Since Chrysler's resurrection at the hands of Fiat, the public image of the company has been clearly driven by Sergio Marchionne, Fiat's CEO--and also Chrysler's CEO. But Marchionne won't be holding both posts past the end of 2011, this week announcing that he'll pick one or the other within 24 months.
The decision is one that few of us will be faced with, but it's no less human for that fact. Running two global automotive corporations, each with sub-brands and ties to other carmakers, is a task to tax even the most industrious.
Interestingly, Marchionne hasn't disclosed which company he'll stick with or which he'll leave at the end of his self-imposed deadline. That could simply be to help keep any doubt about Chrysler's future from impacting its current day-to-day operations, however.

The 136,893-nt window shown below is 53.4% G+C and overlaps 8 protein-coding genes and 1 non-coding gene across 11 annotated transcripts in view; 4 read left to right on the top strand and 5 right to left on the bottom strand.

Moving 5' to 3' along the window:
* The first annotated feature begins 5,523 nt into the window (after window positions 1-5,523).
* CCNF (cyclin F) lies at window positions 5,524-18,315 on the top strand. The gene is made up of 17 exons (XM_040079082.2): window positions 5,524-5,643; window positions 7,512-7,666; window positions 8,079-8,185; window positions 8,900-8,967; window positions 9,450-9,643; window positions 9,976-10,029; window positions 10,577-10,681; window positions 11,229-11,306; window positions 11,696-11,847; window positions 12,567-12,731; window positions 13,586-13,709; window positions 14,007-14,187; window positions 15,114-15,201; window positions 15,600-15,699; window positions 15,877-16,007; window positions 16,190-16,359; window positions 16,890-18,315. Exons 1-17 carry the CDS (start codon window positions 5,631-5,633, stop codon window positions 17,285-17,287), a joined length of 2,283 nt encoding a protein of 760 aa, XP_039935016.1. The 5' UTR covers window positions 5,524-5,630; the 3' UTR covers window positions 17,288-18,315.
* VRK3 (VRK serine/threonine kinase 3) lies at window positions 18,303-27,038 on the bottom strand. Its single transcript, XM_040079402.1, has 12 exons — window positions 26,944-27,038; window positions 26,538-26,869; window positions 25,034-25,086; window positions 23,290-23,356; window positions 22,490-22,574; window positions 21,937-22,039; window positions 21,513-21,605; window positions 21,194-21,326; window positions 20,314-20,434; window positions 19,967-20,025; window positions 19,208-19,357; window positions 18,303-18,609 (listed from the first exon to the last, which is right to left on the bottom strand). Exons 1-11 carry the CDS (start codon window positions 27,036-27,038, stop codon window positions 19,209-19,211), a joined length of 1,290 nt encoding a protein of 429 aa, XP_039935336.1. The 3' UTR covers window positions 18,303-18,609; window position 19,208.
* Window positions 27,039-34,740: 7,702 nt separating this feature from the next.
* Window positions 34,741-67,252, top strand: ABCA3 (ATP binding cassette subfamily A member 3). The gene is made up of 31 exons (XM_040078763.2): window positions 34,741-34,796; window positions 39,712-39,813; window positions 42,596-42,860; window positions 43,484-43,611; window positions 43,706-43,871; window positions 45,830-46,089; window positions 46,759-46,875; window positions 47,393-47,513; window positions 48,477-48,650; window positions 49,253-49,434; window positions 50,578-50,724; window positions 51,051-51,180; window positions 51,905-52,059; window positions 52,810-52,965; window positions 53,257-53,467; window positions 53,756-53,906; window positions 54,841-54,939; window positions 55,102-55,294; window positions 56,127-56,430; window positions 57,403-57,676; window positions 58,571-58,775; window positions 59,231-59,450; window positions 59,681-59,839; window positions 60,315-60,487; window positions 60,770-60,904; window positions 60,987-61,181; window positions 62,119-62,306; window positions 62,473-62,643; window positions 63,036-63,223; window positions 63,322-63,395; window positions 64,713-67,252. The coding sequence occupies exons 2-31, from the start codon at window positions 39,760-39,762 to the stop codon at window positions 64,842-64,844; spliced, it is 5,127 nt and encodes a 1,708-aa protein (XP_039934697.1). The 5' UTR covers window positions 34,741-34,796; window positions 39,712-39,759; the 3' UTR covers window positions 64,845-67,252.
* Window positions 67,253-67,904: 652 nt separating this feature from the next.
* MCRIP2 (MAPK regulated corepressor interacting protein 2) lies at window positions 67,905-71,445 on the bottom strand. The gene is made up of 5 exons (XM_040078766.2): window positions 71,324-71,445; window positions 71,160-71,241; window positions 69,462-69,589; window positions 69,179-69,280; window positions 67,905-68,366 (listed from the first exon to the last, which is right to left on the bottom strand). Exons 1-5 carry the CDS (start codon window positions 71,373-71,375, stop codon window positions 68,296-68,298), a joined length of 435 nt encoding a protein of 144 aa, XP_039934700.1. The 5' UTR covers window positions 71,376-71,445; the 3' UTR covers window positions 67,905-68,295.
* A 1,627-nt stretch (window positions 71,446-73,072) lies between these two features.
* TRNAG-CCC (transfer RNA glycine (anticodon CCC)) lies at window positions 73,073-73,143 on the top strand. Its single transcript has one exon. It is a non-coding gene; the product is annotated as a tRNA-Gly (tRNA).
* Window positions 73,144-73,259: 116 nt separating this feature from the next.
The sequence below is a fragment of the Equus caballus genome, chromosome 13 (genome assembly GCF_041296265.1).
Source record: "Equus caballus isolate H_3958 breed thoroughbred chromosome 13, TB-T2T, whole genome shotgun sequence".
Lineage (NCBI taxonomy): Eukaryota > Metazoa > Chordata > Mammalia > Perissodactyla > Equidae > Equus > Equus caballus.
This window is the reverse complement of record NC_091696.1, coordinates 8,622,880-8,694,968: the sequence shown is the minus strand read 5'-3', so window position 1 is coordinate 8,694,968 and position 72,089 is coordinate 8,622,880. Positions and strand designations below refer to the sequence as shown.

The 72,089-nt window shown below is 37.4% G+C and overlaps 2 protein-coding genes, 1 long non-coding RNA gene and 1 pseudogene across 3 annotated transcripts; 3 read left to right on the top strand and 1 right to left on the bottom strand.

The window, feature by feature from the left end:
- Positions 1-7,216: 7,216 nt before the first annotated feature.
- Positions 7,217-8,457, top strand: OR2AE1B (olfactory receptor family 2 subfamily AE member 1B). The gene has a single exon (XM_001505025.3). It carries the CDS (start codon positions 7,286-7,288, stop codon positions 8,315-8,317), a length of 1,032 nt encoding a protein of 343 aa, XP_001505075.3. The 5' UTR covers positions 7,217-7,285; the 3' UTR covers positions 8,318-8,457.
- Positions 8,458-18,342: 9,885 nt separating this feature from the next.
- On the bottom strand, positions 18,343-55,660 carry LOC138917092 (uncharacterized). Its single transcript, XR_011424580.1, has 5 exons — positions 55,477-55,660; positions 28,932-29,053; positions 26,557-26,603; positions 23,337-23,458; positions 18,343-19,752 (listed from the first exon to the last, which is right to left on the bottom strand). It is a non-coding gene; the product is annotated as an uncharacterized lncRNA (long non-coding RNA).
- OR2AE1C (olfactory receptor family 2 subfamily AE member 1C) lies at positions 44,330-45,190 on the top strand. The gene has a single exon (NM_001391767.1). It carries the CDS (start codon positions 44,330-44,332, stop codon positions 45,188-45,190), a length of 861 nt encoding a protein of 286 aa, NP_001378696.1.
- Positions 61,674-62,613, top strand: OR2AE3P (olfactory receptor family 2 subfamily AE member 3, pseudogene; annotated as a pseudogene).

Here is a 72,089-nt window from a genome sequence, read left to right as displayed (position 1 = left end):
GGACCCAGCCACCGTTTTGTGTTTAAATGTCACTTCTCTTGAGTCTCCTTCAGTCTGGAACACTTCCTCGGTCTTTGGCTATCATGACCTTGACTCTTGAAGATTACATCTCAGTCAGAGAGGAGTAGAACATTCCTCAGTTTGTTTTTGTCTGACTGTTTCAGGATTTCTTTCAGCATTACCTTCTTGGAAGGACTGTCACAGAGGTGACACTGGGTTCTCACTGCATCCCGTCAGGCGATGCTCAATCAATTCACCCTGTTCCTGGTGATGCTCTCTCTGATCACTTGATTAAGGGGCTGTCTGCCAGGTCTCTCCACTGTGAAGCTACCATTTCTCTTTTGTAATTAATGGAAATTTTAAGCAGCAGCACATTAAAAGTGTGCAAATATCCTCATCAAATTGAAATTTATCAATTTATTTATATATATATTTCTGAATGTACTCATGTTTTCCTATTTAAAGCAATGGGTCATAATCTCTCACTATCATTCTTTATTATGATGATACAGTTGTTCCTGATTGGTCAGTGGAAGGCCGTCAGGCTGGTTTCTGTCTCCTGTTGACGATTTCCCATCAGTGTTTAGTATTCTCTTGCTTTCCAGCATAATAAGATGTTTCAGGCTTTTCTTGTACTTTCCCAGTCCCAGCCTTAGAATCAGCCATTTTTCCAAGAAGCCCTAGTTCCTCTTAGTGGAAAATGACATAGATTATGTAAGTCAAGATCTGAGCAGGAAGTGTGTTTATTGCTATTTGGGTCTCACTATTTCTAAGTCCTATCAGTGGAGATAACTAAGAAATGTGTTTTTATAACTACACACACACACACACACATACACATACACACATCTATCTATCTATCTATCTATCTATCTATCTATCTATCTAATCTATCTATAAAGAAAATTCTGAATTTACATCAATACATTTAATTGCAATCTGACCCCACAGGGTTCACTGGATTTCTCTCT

Still, with such a full schedule facing him--Marchionne says he's working "24/7"--and two companies to run, the man at the helm is sticking to his plans for a five-year turnaround at Chrysler and continued success at Fiat.
Looking to the next 24 months of product, Marchionne's five-year plan for Chrysler disclosed a number of new or reworked models, including a the 2011 Chrysler 300 sedan, a nearly all-new Dodge Avenger and an updated Chrysler Town & Country minivan in late 2010, a number of special edition vehicles, followed in 2012 by a compact sedan sourced from Fiat. Beyond the next two years, more Fiat products will be imported and redesigned as Chryslers, including an all-new Sebring in 2013 and a B-segment car also imported from Europe.